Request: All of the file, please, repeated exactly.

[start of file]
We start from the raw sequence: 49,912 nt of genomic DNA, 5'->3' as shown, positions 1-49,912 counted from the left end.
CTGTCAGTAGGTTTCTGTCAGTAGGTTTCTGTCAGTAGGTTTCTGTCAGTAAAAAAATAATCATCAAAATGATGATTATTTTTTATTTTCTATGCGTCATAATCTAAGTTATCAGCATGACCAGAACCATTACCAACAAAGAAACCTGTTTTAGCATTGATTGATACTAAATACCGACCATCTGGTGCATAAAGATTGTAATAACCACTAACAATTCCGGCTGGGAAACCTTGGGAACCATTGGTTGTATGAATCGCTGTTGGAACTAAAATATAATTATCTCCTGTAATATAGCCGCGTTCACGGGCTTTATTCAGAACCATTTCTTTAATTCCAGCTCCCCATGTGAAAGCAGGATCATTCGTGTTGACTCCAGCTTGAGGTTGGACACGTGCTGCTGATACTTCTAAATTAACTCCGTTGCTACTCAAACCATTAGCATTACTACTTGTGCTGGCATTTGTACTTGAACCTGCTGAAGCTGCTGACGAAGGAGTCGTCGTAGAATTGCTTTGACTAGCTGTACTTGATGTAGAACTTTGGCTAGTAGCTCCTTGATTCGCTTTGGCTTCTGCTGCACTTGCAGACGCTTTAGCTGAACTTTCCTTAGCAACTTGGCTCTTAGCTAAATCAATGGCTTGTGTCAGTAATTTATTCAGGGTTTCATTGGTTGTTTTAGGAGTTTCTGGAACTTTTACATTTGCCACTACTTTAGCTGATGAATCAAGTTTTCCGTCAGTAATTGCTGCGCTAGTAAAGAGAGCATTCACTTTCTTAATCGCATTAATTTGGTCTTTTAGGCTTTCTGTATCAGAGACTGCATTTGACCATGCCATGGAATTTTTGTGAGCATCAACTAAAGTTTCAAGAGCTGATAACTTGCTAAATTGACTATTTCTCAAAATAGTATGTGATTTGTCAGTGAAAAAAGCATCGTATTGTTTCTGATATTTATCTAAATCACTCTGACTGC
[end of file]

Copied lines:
We start from the raw sequence: 49,912 nt of genomic DNA, 5'->3' as shown, positions 1-49,912 counted from the left end.
CTGTCAGTAGGTTTCTGTCAGTAGGTTTCTGTCAGTAGGTTTCTGTCAGTAAAAAAATAATCATCAAAATGATGATTATTTTTTATTTTCTATGCGTCATAATCTAAGTTATCAGCATGACCAGAACCATTACCAACAAAGAAACCTGTTTTAGCATTGATTGATACTAAATACCGACCATCTGGTGCATAAAGATTGTAATAACCACTAACAATTCCGGCTGGGAAACCTTGGGAACCATTGGTTGTATGAATCGCTGTTGGAACTAAAATATAATTATCTCCTGTAATATAGCCGCGTTCACGGGCTTTATTCAGAACCATTTCTTTAATTCCAGCTCCCCATGTGAAAGCAGGATCATTCGTGTTGACTCCAGCTTGAGGTTGGACACGTGCTGCTGATACTTCTAAATTAACTCCGTTGCTACTCAAACCATTAGCATTACTACTTGTGCTGGCATTTGTACTTGAACCTGCTGAAGCTGCTGACGAAGGAGTCGTCGTAGAATTGCTTTGACTAGCTGTACTTGATGTAGAACTTTGGCTAGTAGCTCCTTGATTCGCTTTGGCTTCTGCTGCACTTGCAGACGCTTTAGCTGAACTTTCCTTAGCAACTTGGCTCTTAGCTAAATCAATGGCTTGTGTCAGTAATTTATTCAGGGTTTCATTGGTTGTTTTAGGAGTTTCTGGAACTTTTACATTTGCCACTACTTTAGCTGATGAATCAAGTTTTCCGTCAGTAATTGCTGCGCTAGTAAAGAGAGCATTCACTTTCTTAATCGCATTAATTTGGTCTTTTAGGCTTTCTGTATCAGAGACTGCATTTGACCATGCCATGGAATTTTTGTGAGCATCAACTAAAGTTTCAAGAGCTGATAACTTGCTAAATTGACTATTTCTCAAAATAGTATGTGATTTGTCAGTGAAAAAAGCATCGTATTGTTTCTGATATTTATCTAAATCACTCTGACTGC